You will want to make copies of any important documents during your marriage. It is one of the most important things that needs to be done and too often it is forgotten until it is too late. Anything that you can think of that may be significant to figuring out the financial situation is important to copy. Your lawyer will also request certain documents that will assist him.

Here is a list of some important items that you should make copies of:

401(k)’s
CDs
Checking Accounts
Wills
Insurance papers
Deeds
Credit card statements
Utility bills
Student loans
Premarital agreements
Bank Statements
Pay Stubs
Tax returns

(Make sure that you have account numbers for all accounts.)

Make sure to close any joint credit card accounts. You also don’t want to rack up charges on an old card to get revenge. Divorce is already emotionally draining, and causing more problems will only make matters worse. Besides, you are still responsible for any charges made on the card after the divorce, no matter who made the charges. If you need a credit card, than apply for one in your own name and use it responsibly. It is not a good idea to start off on your own with a bunch of new debt.

It is important to take inventory of any possessions that were shared or brought into the marriage. Things that have been agreed upon by you and your spouse should be duly noted so there is no confusion or arguments when it comes time to divide the belongings. Even if it was a verbal agreement you should notate it. Sometimes people may be influenced to change their mind or a certain item may be used as a bargaining chip for something else. By having everything agreed upon you can avoid this extra hassle.

Get a copy of your credit score. Go online to get your free annual credit report. You need to know where your credit stands because you may have to open up new accounts and lines of credit by yourself.

Another major concern is with the mortgage. Whoever decides to keep the house has to consider their options, as they will have a significant decrease in household income. It is not uncommon to have to downsize into a more affordable accommodations. It is not a wise decision to try and stretch your income to make a house payment.

If you project that you may have some difficulties making scheduled payments on some of your bills it is important to contact that creditor. They may have some programs that will assist you during this difficult time. Certain bills will be negotiated with the lawyer to determine who is responsible for them. It is important to pay attention though because if the responsible person neglects to pay the bill it could still have a negative effect on your credit.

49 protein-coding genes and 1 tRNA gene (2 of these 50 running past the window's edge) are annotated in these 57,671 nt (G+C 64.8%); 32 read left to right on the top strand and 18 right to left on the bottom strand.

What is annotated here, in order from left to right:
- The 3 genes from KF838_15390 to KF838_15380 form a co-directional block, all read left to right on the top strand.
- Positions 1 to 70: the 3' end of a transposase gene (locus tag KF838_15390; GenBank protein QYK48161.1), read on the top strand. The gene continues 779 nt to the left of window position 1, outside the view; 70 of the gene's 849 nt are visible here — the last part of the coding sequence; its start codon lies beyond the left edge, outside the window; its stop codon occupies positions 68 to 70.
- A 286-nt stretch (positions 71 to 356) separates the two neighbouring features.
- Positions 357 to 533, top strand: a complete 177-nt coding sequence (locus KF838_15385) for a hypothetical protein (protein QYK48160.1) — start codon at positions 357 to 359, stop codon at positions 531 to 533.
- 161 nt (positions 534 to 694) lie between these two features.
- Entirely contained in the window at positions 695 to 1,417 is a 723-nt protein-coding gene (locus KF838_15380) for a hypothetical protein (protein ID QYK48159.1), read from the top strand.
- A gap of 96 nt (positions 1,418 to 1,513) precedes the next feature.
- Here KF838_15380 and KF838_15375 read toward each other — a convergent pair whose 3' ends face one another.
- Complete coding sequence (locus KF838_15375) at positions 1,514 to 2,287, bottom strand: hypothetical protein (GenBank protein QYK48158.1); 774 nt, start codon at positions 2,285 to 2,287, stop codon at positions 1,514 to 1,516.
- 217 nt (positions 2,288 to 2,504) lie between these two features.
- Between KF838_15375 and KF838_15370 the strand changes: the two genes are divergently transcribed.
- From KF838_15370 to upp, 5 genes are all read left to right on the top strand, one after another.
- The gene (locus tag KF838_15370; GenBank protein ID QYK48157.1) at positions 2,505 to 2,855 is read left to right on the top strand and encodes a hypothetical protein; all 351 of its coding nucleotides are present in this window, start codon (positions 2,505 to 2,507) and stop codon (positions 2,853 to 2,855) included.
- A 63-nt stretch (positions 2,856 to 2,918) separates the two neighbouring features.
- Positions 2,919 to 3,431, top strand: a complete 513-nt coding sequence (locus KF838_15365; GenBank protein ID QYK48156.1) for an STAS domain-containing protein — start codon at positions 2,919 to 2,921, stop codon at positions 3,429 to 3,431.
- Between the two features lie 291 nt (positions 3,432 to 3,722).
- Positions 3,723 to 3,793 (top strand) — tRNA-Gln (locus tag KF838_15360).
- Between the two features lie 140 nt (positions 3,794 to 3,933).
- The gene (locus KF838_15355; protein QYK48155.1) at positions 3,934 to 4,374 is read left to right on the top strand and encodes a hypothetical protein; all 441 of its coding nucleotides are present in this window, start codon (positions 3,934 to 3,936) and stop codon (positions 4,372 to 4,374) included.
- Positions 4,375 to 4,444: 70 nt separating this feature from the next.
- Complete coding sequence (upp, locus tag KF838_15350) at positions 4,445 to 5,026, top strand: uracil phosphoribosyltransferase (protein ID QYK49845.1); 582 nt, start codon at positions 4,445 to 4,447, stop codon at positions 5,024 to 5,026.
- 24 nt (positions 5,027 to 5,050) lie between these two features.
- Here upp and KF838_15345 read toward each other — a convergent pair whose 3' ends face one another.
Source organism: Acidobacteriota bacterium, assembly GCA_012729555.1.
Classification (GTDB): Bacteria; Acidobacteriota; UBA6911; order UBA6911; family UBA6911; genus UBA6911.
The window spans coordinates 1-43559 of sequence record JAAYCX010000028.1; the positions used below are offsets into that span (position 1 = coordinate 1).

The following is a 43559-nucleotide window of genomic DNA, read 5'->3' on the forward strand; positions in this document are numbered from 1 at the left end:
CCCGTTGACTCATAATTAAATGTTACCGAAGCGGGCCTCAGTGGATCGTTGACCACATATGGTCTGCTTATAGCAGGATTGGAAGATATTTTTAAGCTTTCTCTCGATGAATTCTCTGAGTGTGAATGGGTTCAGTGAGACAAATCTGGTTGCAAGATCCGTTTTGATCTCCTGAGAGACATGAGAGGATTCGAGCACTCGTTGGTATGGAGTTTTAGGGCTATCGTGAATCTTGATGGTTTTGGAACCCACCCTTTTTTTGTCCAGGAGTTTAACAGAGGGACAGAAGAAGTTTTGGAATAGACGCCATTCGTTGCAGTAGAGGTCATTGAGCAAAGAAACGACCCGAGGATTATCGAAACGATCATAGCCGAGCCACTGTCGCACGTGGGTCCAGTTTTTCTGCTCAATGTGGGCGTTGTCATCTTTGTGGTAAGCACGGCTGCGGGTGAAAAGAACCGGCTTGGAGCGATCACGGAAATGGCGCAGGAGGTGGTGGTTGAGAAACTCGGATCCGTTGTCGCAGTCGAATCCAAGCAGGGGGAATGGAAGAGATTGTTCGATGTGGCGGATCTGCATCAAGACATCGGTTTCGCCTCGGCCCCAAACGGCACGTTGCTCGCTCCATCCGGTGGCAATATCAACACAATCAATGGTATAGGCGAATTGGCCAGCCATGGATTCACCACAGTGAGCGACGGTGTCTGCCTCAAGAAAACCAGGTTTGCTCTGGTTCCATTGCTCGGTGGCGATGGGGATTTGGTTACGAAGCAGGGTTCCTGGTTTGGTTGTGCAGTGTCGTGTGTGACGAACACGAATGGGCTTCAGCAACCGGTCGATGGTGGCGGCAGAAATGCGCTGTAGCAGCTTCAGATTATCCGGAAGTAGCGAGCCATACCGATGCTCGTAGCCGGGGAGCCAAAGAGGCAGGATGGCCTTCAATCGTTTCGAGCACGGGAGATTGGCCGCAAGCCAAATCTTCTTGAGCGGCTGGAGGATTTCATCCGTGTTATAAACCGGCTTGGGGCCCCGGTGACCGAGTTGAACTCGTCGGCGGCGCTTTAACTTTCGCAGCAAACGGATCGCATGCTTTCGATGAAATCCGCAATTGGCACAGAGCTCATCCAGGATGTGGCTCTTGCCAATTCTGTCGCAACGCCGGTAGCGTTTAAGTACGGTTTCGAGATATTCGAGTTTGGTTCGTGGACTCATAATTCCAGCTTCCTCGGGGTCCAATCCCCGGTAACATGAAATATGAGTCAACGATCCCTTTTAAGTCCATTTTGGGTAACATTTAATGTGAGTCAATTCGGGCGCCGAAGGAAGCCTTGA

Divorce is an unfortunate event and too often financial situations are influenced by the stressful emotions that come with the separation process. With a clear head and business like attitude, the financial circumstances can be handled in a professional manner and ease the transition into a new lifestyle. Next month we will continue with some tips and advice on starting over after the divorce is final.

 
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I'm sure that many of us are familiar with Murphy’s Law. Formally, it is things will go wrong in any given situation, if you give them a chance and is usually translated as, “Anything that can go wrong, will.” I am speculating that we have all encountered Murphy’s Law at one time or another and probably even more than once. Murphy’s Law can be applied in little doses or it can come as a major event.

I’m coming to a point where money is going to tighten up and my wife and I are having to watch our finances. We are going to have to account for extra expenses that come with an infant. So it comes as no surprise that we have run into a couple of other events that is going to eat up some of our finances. But there’s another old saying about a rainbow after a thunderstorm or something like that.

Anyways, it has come to my attention that I do not possess a very dedicated automobile. It has been limping along for some time now. It is also not a prime vehicle for a new baby. So we are “in the market” for a new vehicle. Not really great timing but important to take care of.

To counter Murphy’s Law we ran into a little luck along the way. We have a relative who was looking to sell their minivan. It is in nice condition and well maintained. They were grateful enough to allow us to make payments directly to them each month instead of having to finance it. So it was kind of a hard deal to pass up.

We still had to make sure that we could comfortably account for the money that would be going towards the van. After feeling like we could make the payments and also enjoying the idea of having a convenient vehicle that easily accommodates our new baby we decided to buy the van.

The next fun adventure requires two of my least favorite things; spending a lot of money and mouth pain. My latest trip to the dentist came with the news that I need some work done on a couple teeth. It is roughly $3,000 for repairs on 2 teeth. I discussed payment options and received insurance estimates with the dentist office. They were very kind and helpful and I find that most places will help you financially. They know it is important to take care of this and they by no means want to intenionally ruin your finances. Thankfully insurance will absorb some of the blow and once that is done I should be in the clear for a while.

Part of this was my fault by putting it off longer than I should have, until I had no choice. So, the timing of it really has nothing to do with Murphy but with the law of self-stubbornous.